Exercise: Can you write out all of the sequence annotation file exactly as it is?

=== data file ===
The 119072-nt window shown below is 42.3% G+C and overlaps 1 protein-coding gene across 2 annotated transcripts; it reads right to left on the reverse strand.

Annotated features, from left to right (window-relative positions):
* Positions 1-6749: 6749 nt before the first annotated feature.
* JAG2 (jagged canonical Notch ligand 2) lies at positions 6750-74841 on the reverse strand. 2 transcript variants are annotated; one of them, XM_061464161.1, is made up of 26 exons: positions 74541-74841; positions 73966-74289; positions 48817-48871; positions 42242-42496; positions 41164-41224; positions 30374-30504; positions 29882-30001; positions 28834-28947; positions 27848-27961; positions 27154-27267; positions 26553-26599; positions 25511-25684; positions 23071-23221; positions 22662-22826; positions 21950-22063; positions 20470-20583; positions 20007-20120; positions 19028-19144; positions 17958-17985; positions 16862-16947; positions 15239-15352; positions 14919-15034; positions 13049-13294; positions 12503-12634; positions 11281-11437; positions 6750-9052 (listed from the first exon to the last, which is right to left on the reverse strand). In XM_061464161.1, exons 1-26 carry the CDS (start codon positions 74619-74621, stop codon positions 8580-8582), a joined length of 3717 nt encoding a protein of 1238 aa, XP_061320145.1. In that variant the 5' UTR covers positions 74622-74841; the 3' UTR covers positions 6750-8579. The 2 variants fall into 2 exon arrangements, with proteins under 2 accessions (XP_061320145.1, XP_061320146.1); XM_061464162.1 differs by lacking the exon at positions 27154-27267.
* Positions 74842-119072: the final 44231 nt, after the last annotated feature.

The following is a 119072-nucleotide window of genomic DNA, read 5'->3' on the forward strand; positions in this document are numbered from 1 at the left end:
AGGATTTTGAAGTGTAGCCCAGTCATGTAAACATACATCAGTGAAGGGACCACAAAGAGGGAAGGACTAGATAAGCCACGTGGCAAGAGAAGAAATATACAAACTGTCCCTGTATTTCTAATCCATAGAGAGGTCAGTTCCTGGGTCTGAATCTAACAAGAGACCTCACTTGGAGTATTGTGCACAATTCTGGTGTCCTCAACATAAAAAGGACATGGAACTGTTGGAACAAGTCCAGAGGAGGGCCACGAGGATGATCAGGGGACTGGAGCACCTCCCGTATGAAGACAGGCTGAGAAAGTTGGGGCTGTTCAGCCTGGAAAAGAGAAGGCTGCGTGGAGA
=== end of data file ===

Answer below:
The 119072-nt window shown below is 42.3% G+C and overlaps 1 protein-coding gene across 2 annotated transcripts; it reads right to left on the reverse strand.

Annotated features, from left to right (window-relative positions):
* Positions 1-6749: 6749 nt before the first annotated feature.
* JAG2 (jagged canonical Notch ligand 2) lies at positions 6750-74841 on the reverse strand. 2 transcript variants are annotated; one of them, XM_061464161.1, is made up of 26 exons: positions 74541-74841; positions 73966-74289; positions 48817-48871; positions 42242-42496; positions 41164-41224; positions 30374-30504; positions 29882-30001; positions 28834-28947; positions 27848-27961; positions 27154-27267; positions 26553-26599; positions 25511-25684; positions 23071-23221; positions 22662-22826; positions 21950-22063; positions 20470-20583; positions 20007-20120; positions 19028-19144; positions 17958-17985; positions 16862-16947; positions 15239-15352; positions 14919-15034; positions 13049-13294; positions 12503-12634; positions 11281-11437; positions 6750-9052 (listed from the first exon to the last, which is right to left on the reverse strand). In XM_061464161.1, exons 1-26 carry the CDS (start codon positions 74619-74621, stop codon positions 8580-8582), a joined length of 3717 nt encoding a protein of 1238 aa, XP_061320145.1. In that variant the 5' UTR covers positions 74622-74841; the 3' UTR covers positions 6750-8579. The 2 variants fall into 2 exon arrangements, with proteins under 2 accessions (XP_061320145.1, XP_061320146.1); XM_061464162.1 differs by lacking the exon at positions 27154-27267.
* Positions 74842-119072: the final 44231 nt, after the last annotated feature.

The following is a 119072-nucleotide window of genomic DNA, read 5'->3' on the forward strand; positions in this document are numbered from 1 at the left end:
AGGATTTTGAAGTGTAGCCCAGTCATGTAAACATACATCAGTGAAGGGACCACAAAGAGGGAAGGACTAGATAAGCCACGTGGCAAGAGAAGAAATATACAAACTGTCCCTGTATTTCTAATCCATAGAGAGGTCAGTTCCTGGGTCTGAATCTAACAAGAGACCTCACTTGGAGTATTGTGCACAATTCTGGTGTCCTCAACATAAAAAGGACATGGAACTGTTGGAACAAGTCCAGAGGAGGGCCACGAGGATGATCAGGGGACTGGAGCACCTCCCGTATGAAGACAGGCTGAGAAAGTTGGGGCTGTTCAGCCTGGAAAAGAGAAGGCTGCGTGGAGA